Jackie Robinson (1919-72) broke the color barrier in 1947 when he became the first black major league baseball player. In spite of racial hostility and even death threats from players and fans, he played the game of baseball with quiet dignity and extraordinary talent. He was a daring base runner, an excellent fielder and held a career batting average of .311. He was an active spokesperson for civil rights, and in 1962 he became the first African-American elected to baseball’s Hall of Fame. Jackie was born in 1919 on the verge of Black History Month—January 31st.

      He said, “There is not an American in this country who is free until every one of us are free,” which my song co-writer Dave Kinnoin and I worked into the final verse of our song:

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February in America is Black History Month, when we give extra attention to our great African Americans. Carter Woodson, renowned African American scholar, is credited with having started it all on the 50th anniversary of Abraham Lincoln’s Emancipation Proclamation. In 1915, Woodson attended a national celebration in Washington, DC which highlighted the progress of blacks since the Civil War. Over time, what was first known as Negro Achievement Week morphed into Negro History Week and, in the 1960s, into Black History Month. Woodson chose February because of two heroes: Abraham Lincoln, whose birthday is February 12th, and Frederick Douglass, who celebrated his birthday on February 14th.

Abraham Lincoln’s song is All across the Land. (American Heroes CD)

Frederick Douglass (1818-95) escaped the master’s whip at the age of 20 when he fled North, disguised as a sailor. He became a powerful voice for the freedom of all blacks whose lecturing and reasoning were so impressive that opponents refused to believe he had been a slave. A beacon of morality whose vision transcended race and gender, he wrote books and published a newspaper discussing the evils of slavery and promoting the rights of women.

Legend has it that on February 20, 1895, a young black man who attended a lecture by Douglass was so inspired that he went straight to Douglass’ home just outside Washington, DC that night hoping to speak with the great man. He waited on the broad front steps of Douglass’ house. When Douglass arrived home, the young man asked what he could do to help the cause of African Americans. Douglass responded with what were evidently his last three words: “Agitate. Agitate. Agitate.” He then quietly entered his home and died of a heart attack later that night.

It was Frederick Douglass who said, “If there is no struggle, there is no progress. Those who favor freedom without agitation want crops without plowing... they want rain without thunder and lightning.”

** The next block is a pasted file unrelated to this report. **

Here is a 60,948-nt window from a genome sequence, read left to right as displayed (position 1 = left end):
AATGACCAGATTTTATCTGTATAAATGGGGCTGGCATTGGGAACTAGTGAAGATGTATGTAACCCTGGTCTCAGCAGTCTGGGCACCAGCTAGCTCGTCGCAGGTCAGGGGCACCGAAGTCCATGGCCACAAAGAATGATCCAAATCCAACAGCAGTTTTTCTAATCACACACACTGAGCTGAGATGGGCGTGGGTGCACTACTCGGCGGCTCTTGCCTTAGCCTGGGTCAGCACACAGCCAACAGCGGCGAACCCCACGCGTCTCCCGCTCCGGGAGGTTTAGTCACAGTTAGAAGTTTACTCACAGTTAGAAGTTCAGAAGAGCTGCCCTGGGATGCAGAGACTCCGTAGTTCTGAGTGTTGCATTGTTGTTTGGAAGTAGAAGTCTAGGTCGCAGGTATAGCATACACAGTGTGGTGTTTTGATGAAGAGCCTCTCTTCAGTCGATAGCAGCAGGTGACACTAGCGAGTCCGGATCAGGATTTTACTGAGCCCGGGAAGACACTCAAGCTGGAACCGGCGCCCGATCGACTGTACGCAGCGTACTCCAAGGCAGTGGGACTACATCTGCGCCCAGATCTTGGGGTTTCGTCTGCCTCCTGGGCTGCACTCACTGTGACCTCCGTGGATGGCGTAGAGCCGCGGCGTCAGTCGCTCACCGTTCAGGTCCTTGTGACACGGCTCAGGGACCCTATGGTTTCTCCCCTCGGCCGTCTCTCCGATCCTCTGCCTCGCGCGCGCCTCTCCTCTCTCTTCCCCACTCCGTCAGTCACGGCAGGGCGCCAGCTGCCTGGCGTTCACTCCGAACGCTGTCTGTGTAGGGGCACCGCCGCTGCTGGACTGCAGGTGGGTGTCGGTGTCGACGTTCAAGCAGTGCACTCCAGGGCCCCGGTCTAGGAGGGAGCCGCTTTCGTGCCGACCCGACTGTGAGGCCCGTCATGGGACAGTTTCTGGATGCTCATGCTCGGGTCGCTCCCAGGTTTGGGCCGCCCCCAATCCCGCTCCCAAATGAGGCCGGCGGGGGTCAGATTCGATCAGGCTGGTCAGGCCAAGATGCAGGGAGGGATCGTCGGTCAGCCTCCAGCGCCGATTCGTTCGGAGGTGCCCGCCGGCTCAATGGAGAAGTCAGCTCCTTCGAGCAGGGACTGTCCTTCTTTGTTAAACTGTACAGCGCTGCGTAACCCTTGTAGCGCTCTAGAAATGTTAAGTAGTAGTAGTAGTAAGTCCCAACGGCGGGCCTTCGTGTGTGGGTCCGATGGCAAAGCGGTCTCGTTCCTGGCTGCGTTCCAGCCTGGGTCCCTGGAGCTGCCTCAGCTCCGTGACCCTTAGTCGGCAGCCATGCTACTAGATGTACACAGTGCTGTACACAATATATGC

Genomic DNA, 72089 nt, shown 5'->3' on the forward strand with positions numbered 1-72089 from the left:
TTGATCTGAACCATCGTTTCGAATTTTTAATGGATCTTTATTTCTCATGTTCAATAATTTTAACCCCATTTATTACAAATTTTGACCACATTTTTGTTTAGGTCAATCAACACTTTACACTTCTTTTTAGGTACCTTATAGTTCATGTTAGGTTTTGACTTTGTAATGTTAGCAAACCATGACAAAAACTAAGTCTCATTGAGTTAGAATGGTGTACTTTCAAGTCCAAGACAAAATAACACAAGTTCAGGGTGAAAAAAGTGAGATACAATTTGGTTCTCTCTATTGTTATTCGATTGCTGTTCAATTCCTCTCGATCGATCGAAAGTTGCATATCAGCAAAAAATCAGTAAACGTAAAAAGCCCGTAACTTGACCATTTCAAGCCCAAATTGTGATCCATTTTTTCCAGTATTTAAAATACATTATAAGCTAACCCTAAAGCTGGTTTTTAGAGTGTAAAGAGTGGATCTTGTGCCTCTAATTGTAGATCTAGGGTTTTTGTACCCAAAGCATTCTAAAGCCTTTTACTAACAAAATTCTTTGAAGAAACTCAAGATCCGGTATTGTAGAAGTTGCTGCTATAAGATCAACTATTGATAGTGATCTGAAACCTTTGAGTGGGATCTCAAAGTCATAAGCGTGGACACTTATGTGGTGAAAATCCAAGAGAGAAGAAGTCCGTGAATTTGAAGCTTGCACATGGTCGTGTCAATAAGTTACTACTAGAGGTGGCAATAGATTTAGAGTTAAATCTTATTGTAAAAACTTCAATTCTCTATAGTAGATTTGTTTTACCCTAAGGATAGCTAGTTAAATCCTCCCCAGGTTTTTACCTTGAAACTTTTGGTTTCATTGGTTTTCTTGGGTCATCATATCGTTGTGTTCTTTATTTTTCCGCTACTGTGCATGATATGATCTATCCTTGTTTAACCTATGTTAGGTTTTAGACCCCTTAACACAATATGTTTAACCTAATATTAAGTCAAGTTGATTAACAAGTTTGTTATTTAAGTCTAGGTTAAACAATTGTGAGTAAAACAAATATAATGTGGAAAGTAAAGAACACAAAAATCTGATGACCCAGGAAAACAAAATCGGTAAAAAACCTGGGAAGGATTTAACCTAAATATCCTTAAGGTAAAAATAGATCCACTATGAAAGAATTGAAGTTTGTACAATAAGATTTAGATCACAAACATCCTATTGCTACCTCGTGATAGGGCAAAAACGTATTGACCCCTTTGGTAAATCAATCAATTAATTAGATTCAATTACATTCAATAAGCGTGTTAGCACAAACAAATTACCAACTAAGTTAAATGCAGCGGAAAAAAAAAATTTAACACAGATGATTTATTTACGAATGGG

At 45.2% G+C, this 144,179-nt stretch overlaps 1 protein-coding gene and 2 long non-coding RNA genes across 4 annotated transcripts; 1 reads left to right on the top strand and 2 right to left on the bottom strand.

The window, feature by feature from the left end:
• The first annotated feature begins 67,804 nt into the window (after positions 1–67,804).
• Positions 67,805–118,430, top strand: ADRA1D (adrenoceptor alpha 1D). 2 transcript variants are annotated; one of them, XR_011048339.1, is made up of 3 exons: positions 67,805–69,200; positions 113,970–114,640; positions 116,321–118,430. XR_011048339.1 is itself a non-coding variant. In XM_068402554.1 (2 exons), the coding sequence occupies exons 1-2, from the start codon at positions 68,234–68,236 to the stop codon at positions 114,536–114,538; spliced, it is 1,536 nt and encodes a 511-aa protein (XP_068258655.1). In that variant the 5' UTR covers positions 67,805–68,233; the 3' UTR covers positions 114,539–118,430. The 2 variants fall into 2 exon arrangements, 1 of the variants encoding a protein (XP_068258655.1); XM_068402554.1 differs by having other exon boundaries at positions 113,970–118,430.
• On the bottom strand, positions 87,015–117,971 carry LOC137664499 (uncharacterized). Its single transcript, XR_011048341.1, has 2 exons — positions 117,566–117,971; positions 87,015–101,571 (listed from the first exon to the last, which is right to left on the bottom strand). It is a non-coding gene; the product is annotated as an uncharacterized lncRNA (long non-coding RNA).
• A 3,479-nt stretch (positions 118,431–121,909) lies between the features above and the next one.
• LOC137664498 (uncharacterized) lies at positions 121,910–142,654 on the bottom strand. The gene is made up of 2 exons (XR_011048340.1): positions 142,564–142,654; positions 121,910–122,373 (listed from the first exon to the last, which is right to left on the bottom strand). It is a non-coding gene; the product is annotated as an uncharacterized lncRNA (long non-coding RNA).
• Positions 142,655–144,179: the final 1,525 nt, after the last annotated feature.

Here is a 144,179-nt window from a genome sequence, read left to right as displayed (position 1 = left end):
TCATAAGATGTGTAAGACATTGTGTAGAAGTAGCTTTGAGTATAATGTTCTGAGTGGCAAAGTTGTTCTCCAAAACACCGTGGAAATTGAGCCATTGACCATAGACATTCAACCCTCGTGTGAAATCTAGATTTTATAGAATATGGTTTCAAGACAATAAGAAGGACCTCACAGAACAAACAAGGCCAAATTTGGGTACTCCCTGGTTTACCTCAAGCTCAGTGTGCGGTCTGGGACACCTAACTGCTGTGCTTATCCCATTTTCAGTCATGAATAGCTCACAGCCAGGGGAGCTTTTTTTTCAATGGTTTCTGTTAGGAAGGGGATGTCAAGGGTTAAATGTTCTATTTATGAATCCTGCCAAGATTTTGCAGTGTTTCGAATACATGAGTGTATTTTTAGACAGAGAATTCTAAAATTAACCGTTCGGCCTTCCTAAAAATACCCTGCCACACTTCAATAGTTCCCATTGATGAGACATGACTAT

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I'm very pleased to share with you that American Heroes #4 has just received the KIDS FIRST All Star Endorsement!

Read it here:  http://www.kidsfirst.org/new-endorsements/

The album will be available online on February 11, 2014.

Both Regina Kelland's To Market Kids company and Ariel Hyatt's Cyber PR (arielpublicity.com) are in the process of helping spread the word about my 10 latest heroes and their songs. I'm compiling stories of how each song was researched and written that I'll begin sharing with you soon!

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Four years ago this week, I received the shocking news that my latest album, American Heroes #3 received a Grammy nomination. Until then, I thought I'd made my last album.

Making albums, for me, is a labor of love. There's a lot of love, but there's a lot more labor, to be honest. I can't just make an album. It has to be the best possible album I can make. And with each successive album, I learn more and discover even more ways to spend my time and money taking the next album to the next level up.

That Grammy nomination assured my next album that it would, indeed, get made. And made it, I have. It took a year of research (110 books + several research expeditions), a year of song-writing (and re-writing, etc.) with Dave Kinnoin and Jimmy Hammer. It took two years of recording with Joe Mennonna, Jimmy Hammer, Leslie Chew and others who contributed their various musical gifts. And on Tuesday, February 11, 2014, American Heroes #4 will be officially released.

I have fallen in love with yet another batch of 10 amazing people - the subjects of this new album. I'll soon be introducing them to you. Stay tuned!